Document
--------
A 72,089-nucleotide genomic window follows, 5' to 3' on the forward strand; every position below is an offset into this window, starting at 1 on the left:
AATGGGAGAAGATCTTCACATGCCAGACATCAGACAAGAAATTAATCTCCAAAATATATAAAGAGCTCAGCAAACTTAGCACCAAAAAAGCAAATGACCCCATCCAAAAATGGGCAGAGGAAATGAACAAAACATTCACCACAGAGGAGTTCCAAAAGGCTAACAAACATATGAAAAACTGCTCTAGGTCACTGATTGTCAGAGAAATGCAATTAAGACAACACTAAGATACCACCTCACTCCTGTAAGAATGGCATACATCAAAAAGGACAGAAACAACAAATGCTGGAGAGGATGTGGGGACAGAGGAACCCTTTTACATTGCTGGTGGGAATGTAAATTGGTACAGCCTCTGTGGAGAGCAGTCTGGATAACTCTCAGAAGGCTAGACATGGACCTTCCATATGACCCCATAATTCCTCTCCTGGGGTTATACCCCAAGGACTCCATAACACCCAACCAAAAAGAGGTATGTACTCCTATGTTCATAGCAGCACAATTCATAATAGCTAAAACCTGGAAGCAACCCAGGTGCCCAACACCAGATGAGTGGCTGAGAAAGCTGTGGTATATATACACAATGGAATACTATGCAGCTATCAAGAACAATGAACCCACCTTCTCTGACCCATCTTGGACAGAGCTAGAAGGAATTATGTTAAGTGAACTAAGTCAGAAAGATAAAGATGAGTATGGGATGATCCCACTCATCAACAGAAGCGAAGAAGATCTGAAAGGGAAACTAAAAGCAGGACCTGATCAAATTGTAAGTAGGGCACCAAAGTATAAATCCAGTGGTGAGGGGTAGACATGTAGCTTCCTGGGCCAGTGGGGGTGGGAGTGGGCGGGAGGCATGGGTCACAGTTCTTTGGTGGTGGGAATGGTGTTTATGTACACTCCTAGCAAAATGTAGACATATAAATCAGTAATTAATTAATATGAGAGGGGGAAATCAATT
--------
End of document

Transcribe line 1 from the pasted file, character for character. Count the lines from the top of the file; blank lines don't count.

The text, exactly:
A 72,089-nucleotide genomic window follows, 5' to 3' on the forward strand; every position below is an offset into this window, starting at 1 on the left: